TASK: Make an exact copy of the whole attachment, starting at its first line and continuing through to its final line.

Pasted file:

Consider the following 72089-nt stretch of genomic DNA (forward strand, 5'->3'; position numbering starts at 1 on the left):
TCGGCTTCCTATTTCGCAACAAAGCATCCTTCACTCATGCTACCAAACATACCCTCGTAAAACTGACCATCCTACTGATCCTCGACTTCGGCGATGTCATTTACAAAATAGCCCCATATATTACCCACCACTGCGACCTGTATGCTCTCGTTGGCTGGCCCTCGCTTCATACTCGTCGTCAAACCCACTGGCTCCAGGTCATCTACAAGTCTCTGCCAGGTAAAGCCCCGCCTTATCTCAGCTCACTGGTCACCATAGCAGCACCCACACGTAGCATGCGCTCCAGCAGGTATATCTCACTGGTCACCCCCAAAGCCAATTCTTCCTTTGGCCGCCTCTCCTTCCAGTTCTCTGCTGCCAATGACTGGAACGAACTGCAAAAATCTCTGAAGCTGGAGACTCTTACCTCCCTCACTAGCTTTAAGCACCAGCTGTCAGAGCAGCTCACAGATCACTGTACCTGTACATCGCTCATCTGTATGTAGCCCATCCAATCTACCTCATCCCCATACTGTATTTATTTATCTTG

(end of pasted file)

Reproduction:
Consider the following 72089-nt stretch of genomic DNA (forward strand, 5'->3'; position numbering starts at 1 on the left):
TCGGCTTCCTATTTCGCAACAAAGCATCCTTCACTCATGCTACCAAACATACCCTCGTAAAACTGACCATCCTACTGATCCTCGACTTCGGCGATGTCATTTACAAAATAGCCCCATATATTACCCACCACTGCGACCTGTATGCTCTCGTTGGCTGGCCCTCGCTTCATACTCGTCGTCAAACCCACTGGCTCCAGGTCATCTACAAGTCTCTGCCAGGTAAAGCCCCGCCTTATCTCAGCTCACTGGTCACCATAGCAGCACCCACACGTAGCATGCGCTCCAGCAGGTATATCTCACTGGTCACCCCCAAAGCCAATTCTTCCTTTGGCCGCCTCTCCTTCCAGTTCTCTGCTGCCAATGACTGGAACGAACTGCAAAAATCTCTGAAGCTGGAGACTCTTACCTCCCTCACTAGCTTTAAGCACCAGCTGTCAGAGCAGCTCACAGATCACTGTACCTGTACATCGCTCATCTGTATGTAGCCCATCCAATCTACCTCATCCCCATACTGTATTTATTTATCTTG